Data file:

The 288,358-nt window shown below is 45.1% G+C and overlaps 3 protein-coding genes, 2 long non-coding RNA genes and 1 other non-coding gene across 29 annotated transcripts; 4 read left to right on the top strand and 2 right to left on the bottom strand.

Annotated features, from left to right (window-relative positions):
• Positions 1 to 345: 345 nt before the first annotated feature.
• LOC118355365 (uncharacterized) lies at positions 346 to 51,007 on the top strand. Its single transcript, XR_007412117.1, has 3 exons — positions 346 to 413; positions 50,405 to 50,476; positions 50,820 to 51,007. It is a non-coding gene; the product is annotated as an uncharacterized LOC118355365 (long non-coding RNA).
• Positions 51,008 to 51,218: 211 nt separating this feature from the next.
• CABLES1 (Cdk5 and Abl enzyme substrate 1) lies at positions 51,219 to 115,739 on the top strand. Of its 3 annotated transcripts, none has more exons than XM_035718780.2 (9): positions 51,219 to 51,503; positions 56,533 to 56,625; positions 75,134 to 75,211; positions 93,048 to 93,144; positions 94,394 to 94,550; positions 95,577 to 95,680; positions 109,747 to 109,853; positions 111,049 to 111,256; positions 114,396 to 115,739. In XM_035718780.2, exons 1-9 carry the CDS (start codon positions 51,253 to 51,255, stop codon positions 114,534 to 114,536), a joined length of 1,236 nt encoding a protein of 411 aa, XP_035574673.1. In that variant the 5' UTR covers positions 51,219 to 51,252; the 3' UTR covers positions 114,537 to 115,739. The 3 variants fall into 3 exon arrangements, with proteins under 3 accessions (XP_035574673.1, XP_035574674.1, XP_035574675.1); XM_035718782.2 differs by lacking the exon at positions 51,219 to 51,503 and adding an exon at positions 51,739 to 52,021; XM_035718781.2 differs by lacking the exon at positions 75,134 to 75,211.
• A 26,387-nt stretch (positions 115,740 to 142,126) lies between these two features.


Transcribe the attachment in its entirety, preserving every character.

The 288,358-nt window shown below is 45.1% G+C and overlaps 3 protein-coding genes, 2 long non-coding RNA genes and 1 other non-coding gene across 29 annotated transcripts; 4 read left to right on the top strand and 2 right to left on the bottom strand.

Annotated features, from left to right (window-relative positions):
• Positions 1 to 345: 345 nt before the first annotated feature.
• LOC118355365 (uncharacterized) lies at positions 346 to 51,007 on the top strand. Its single transcript, XR_007412117.1, has 3 exons — positions 346 to 413; positions 50,405 to 50,476; positions 50,820 to 51,007. It is a non-coding gene; the product is annotated as an uncharacterized LOC118355365 (long non-coding RNA).
• Positions 51,008 to 51,218: 211 nt separating this feature from the next.
• CABLES1 (Cdk5 and Abl enzyme substrate 1) lies at positions 51,219 to 115,739 on the top strand. Of its 3 annotated transcripts, none has more exons than XM_035718780.2 (9): positions 51,219 to 51,503; positions 56,533 to 56,625; positions 75,134 to 75,211; positions 93,048 to 93,144; positions 94,394 to 94,550; positions 95,577 to 95,680; positions 109,747 to 109,853; positions 111,049 to 111,256; positions 114,396 to 115,739. In XM_035718780.2, exons 1-9 carry the CDS (start codon positions 51,253 to 51,255, stop codon positions 114,534 to 114,536), a joined length of 1,236 nt encoding a protein of 411 aa, XP_035574673.1. In that variant the 5' UTR covers positions 51,219 to 51,252; the 3' UTR covers positions 114,537 to 115,739. The 3 variants fall into 3 exon arrangements, with proteins under 3 accessions (XP_035574673.1, XP_035574674.1, XP_035574675.1); XM_035718782.2 differs by lacking the exon at positions 51,219 to 51,503 and adding an exon at positions 51,739 to 52,021; XM_035718781.2 differs by lacking the exon at positions 75,134 to 75,211.
• A 26,387-nt stretch (positions 115,740 to 142,126) lies between these two features.